Background: Although antibiotic stewardship programs (ASP) are now required in nursing homes, assimilating and responding to data to improve prescribing in nursing homes is novel. Four Atlanta-based skilled nursing facilities (SNFs) began collaborating (EASIL: Emory Antibiotic Stewardship in Long-Term Care) to share standardized prescribing data to allow interfacility comparisons and action. Methods: After SNF ASPs were evaluated and trained, standardized prescribing logs were submitted (January 2019 to June 2019) including the following data: start date, treatment site, prescriber attribution of order (ie, SNF order vs hospital order) and monthly resident days. SNF-specific point estimates of usage rates were calculated as pooled means for all antibiotic starts, SNF-order starts, and days of therapy (DOT), by treatment site per 1,000 resident days. Duration of urinary tract infection (UTI) therapy was assessed by calculating percentage of SNF-UTI starts over recommended duration defined by the local treatment guideline. Rate ratios (RRs) of use were calculated to compare SNF-specific rates to the largest SNF. The 95% CIs were calculated using normal approximation. Results: Monthly starts ranged from 124 to 177, with a pooled mean of 7.8 antibiotic starts (any type), 4.5 SNF-order starts, and 1.2 SNF-UTI starts per 1,000 resident days. Approximately half of all starts were SNF starts (range, 43%–53%), and less than half of DOT were attributed to SNF starts (range, 35%–45%). Overall, SNF-order treatment sites were most often UTIs (29%), lower respiratory infections (17%), and skin and soft-tissue infections (17%). SNF-order UTI starts per 1,000 patient days varied at 1 SNF (SNF B RR, 1.57; 95% CI, 1.04–2.36). SNF-order UTI DOT per 1,000 patient days was more variable, with SNFs B and C having significantly higher rates (B RR, 1.49, 1.24, and 1.82; C RR, 5.42; 95% CI, 4.65–6.34) than SNF A (Fig. 1). The percentage of SNF-order UTI starts that were over recommended duration ranged from 8% (nitrofurantoin, SNF A) to 100% (fluoroquinolones, SNF C) (Fig. 1). Conclusions: Although UTIs are the single most common reason to prescribe antibiotics after arriving in a SNF, they account for a small fraction of overall starts and an even smaller fraction of DOT. We identified outlier prescribing by different SNFs using 3 metrics, suggesting that distinct corrective actions are necessary to target distinct prescribing challenges (starts, duration, and transitions of care).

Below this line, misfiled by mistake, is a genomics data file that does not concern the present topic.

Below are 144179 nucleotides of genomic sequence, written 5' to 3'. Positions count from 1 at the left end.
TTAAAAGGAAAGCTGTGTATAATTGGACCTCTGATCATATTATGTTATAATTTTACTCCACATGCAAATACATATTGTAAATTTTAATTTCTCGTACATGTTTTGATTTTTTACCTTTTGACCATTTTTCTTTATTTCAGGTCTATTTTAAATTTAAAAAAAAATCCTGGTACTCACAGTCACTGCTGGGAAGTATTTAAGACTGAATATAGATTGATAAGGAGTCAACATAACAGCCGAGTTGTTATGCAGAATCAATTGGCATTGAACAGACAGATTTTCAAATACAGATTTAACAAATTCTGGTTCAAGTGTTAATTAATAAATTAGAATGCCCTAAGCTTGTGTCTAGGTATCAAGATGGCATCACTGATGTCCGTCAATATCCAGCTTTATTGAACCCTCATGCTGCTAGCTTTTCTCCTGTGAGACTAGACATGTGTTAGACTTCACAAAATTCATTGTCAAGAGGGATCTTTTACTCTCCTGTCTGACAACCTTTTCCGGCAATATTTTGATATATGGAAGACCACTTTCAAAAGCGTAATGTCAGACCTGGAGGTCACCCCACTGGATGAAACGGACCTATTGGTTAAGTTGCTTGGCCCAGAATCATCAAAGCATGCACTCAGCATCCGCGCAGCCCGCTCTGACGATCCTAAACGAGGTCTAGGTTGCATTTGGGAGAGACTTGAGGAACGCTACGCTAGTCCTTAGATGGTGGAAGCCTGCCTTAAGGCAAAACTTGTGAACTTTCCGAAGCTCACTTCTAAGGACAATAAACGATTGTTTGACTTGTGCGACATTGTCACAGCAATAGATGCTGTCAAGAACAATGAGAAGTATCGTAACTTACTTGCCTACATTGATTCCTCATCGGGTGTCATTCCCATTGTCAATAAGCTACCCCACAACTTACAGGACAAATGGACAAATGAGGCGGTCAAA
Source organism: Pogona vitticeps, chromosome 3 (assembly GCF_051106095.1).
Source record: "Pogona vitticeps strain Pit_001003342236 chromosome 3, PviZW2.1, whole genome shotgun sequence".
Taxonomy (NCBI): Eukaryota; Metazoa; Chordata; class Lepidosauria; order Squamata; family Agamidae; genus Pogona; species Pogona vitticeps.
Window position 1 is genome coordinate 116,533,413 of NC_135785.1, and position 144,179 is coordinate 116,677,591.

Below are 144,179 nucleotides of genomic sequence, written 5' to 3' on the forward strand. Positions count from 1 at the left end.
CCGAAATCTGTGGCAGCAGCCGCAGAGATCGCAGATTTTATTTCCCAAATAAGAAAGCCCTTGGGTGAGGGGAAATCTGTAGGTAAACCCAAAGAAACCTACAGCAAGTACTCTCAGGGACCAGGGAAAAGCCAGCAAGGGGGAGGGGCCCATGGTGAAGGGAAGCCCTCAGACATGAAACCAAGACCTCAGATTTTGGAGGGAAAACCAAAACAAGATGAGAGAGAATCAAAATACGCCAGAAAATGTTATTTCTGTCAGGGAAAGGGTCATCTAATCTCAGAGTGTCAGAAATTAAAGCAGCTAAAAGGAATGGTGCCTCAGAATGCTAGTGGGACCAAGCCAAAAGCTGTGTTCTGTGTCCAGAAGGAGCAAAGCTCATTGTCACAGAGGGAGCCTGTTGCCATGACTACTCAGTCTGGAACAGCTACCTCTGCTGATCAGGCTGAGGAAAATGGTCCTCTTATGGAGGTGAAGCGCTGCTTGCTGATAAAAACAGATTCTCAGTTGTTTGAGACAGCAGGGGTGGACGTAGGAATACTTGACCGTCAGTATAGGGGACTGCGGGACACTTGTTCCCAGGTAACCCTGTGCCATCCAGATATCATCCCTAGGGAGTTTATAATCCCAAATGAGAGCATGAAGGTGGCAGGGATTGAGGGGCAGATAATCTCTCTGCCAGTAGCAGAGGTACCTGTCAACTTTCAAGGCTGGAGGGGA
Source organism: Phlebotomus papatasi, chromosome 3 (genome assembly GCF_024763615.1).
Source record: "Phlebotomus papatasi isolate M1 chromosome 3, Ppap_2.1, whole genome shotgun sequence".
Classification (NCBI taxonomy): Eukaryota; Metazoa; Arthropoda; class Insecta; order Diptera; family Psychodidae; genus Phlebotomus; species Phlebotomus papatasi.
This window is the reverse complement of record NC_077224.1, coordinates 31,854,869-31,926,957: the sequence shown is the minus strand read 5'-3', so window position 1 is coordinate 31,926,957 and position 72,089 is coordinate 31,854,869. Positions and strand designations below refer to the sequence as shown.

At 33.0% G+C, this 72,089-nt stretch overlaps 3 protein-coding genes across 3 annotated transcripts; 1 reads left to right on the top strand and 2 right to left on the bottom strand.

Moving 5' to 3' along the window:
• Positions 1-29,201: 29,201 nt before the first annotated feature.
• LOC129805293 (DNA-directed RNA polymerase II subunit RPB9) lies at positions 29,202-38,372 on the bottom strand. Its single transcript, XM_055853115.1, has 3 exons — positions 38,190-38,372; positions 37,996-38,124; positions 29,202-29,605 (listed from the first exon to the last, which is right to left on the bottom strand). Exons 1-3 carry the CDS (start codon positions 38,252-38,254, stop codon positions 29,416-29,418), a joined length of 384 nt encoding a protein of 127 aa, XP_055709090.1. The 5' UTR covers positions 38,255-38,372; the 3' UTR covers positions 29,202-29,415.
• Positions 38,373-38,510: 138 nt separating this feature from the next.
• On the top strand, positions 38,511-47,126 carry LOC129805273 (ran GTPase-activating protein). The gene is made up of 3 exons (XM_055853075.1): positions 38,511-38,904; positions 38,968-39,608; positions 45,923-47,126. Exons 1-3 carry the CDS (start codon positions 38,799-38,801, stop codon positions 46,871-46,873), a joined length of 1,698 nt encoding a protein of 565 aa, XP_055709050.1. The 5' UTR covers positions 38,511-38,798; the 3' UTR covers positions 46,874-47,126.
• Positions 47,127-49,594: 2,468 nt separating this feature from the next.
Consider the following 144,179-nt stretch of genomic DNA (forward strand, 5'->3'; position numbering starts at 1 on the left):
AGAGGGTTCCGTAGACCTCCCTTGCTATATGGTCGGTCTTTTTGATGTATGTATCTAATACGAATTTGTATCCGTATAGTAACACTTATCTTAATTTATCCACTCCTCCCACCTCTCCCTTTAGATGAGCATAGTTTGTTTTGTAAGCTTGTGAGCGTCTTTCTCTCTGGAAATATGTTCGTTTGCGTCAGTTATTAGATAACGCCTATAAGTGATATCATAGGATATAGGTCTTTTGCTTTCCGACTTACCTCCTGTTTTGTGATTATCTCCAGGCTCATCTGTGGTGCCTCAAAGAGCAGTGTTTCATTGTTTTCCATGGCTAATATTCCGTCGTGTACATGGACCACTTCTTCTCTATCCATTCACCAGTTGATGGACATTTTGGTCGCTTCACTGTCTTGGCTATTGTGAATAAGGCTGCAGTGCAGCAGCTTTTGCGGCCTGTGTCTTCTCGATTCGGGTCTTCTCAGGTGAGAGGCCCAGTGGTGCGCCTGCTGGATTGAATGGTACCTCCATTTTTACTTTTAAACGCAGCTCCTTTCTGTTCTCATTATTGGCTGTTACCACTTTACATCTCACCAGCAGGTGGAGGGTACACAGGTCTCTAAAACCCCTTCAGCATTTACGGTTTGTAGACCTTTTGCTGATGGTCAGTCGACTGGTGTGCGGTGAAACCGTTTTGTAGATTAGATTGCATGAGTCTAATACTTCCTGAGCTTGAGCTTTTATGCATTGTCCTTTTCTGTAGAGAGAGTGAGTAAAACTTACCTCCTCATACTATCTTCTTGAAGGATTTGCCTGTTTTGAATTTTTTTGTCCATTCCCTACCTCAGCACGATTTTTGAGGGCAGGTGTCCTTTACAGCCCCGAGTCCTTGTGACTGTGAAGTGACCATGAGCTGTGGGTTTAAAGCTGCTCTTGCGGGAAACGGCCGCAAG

Disclosures: Scott Fridkin reports that his spouse receives consulting fees from the vaccine industry.